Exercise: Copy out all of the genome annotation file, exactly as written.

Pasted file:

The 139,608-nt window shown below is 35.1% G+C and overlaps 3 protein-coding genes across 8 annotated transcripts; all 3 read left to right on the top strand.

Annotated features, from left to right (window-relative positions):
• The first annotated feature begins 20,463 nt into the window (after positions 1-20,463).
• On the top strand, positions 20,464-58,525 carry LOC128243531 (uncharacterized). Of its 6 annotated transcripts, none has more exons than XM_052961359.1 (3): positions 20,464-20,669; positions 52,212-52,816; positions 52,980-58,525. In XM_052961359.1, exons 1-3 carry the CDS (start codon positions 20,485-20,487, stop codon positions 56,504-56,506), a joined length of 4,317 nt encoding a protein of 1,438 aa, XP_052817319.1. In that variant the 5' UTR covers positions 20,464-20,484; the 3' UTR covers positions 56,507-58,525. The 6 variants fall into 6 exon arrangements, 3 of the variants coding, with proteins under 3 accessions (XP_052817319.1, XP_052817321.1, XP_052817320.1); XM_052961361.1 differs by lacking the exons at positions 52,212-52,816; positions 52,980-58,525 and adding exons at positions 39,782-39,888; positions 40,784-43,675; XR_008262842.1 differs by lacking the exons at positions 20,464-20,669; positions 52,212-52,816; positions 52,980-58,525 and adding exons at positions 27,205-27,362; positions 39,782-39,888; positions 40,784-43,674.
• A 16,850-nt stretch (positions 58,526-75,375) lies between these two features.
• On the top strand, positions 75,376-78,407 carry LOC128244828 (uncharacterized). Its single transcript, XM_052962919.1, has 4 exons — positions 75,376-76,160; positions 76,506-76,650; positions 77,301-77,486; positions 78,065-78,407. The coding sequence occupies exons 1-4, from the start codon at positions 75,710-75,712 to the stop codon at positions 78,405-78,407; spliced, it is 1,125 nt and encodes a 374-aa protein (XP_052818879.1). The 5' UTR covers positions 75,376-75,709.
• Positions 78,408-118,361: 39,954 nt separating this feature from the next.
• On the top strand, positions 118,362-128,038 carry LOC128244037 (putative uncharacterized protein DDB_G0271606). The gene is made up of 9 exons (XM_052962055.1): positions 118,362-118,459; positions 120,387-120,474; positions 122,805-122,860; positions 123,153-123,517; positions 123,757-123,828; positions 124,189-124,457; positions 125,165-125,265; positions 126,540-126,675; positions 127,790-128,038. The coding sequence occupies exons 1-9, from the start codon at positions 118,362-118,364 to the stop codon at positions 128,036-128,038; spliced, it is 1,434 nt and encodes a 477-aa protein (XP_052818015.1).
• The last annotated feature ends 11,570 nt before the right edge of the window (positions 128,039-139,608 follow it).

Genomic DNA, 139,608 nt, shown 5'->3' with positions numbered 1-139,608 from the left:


The 139,608-nt window shown below is 35.1% G+C and overlaps 3 protein-coding genes across 8 annotated transcripts; all 3 read left to right on the top strand.

Annotated features, from left to right (window-relative positions):
• The first annotated feature begins 20,463 nt into the window (after positions 1-20,463).
• On the top strand, positions 20,464-58,525 carry LOC128243531 (uncharacterized). Of its 6 annotated transcripts, none has more exons than XM_052961359.1 (3): positions 20,464-20,669; positions 52,212-52,816; positions 52,980-58,525. In XM_052961359.1, exons 1-3 carry the CDS (start codon positions 20,485-20,487, stop codon positions 56,504-56,506), a joined length of 4,317 nt encoding a protein of 1,438 aa, XP_052817319.1. In that variant the 5' UTR covers positions 20,464-20,484; the 3' UTR covers positions 56,507-58,525. The 6 variants fall into 6 exon arrangements, 3 of the variants coding, with proteins under 3 accessions (XP_052817319.1, XP_052817321.1, XP_052817320.1); XM_052961361.1 differs by lacking the exons at positions 52,212-52,816; positions 52,980-58,525 and adding exons at positions 39,782-39,888; positions 40,784-43,675; XR_008262842.1 differs by lacking the exons at positions 20,464-20,669; positions 52,212-52,816; positions 52,980-58,525 and adding exons at positions 27,205-27,362; positions 39,782-39,888; positions 40,784-43,674.
• A 16,850-nt stretch (positions 58,526-75,375) lies between these two features.
• On the top strand, positions 75,376-78,407 carry LOC128244828 (uncharacterized). Its single transcript, XM_052962919.1, has 4 exons — positions 75,376-76,160; positions 76,506-76,650; positions 77,301-77,486; positions 78,065-78,407. The coding sequence occupies exons 1-4, from the start codon at positions 75,710-75,712 to the stop codon at positions 78,405-78,407; spliced, it is 1,125 nt and encodes a 374-aa protein (XP_052818879.1). The 5' UTR covers positions 75,376-75,709.
• Positions 78,408-118,361: 39,954 nt separating this feature from the next.
• On the top strand, positions 118,362-128,038 carry LOC128244037 (putative uncharacterized protein DDB_G0271606). The gene is made up of 9 exons (XM_052962055.1): positions 118,362-118,459; positions 120,387-120,474; positions 122,805-122,860; positions 123,153-123,517; positions 123,757-123,828; positions 124,189-124,457; positions 125,165-125,265; positions 126,540-126,675; positions 127,790-128,038. The coding sequence occupies exons 1-9, from the start codon at positions 118,362-118,364 to the stop codon at positions 128,036-128,038; spliced, it is 1,434 nt and encodes a 477-aa protein (XP_052818015.1).
• The last annotated feature ends 11,570 nt before the right edge of the window (positions 128,039-139,608 follow it).

Genomic DNA, 139,608 nt, shown 5'->3' with positions numbered 1-139,608 from the left: